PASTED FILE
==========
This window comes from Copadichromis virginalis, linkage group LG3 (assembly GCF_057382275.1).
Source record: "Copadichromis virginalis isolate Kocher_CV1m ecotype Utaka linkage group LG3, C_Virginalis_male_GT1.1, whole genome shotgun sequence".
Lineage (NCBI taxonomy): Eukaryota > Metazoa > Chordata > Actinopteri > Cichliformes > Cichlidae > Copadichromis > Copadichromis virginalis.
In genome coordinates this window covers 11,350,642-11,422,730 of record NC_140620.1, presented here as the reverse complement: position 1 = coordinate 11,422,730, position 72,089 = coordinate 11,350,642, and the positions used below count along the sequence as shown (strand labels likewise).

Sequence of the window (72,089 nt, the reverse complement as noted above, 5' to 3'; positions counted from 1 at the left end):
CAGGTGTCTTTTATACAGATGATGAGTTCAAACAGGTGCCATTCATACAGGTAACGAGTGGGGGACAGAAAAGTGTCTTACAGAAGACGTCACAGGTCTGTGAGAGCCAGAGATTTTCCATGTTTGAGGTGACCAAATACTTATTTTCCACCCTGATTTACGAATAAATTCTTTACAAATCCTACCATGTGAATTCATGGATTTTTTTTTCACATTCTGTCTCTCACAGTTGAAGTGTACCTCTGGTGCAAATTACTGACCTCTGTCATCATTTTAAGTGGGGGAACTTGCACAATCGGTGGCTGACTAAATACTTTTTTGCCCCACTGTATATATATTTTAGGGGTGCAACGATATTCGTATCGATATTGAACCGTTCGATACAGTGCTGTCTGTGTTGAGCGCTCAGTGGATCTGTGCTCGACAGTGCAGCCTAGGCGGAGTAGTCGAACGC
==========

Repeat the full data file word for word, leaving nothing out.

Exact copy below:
This window comes from Copadichromis virginalis, linkage group LG3 (assembly GCF_057382275.1).
Source record: "Copadichromis virginalis isolate Kocher_CV1m ecotype Utaka linkage group LG3, C_Virginalis_male_GT1.1, whole genome shotgun sequence".
Lineage (NCBI taxonomy): Eukaryota > Metazoa > Chordata > Actinopteri > Cichliformes > Cichlidae > Copadichromis > Copadichromis virginalis.
In genome coordinates this window covers 11,350,642-11,422,730 of record NC_140620.1, presented here as the reverse complement: position 1 = coordinate 11,422,730, position 72,089 = coordinate 11,350,642, and the positions used below count along the sequence as shown (strand labels likewise).

Sequence of the window (72,089 nt, the reverse complement as noted above, 5' to 3'; positions counted from 1 at the left end):
CAGGTGTCTTTTATACAGATGATGAGTTCAAACAGGTGCCATTCATACAGGTAACGAGTGGGGGACAGAAAAGTGTCTTACAGAAGACGTCACAGGTCTGTGAGAGCCAGAGATTTTCCATGTTTGAGGTGACCAAATACTTATTTTCCACCCTGATTTACGAATAAATTCTTTACAAATCCTACCATGTGAATTCATGGATTTTTTTTTCACATTCTGTCTCTCACAGTTGAAGTGTACCTCTGGTGCAAATTACTGACCTCTGTCATCATTTTAAGTGGGGGAACTTGCACAATCGGTGGCTGACTAAATACTTTTTTGCCCCACTGTATATATATTTTAGGGGTGCAACGATATTCGTATCGATATTGAACCGTTCGATACAGTGCTGTCTGTGTTGAGCGCTCAGTGGATCTGTGCTCGACAGTGCAGCCTAGGCGGAGTAGTCGAACGC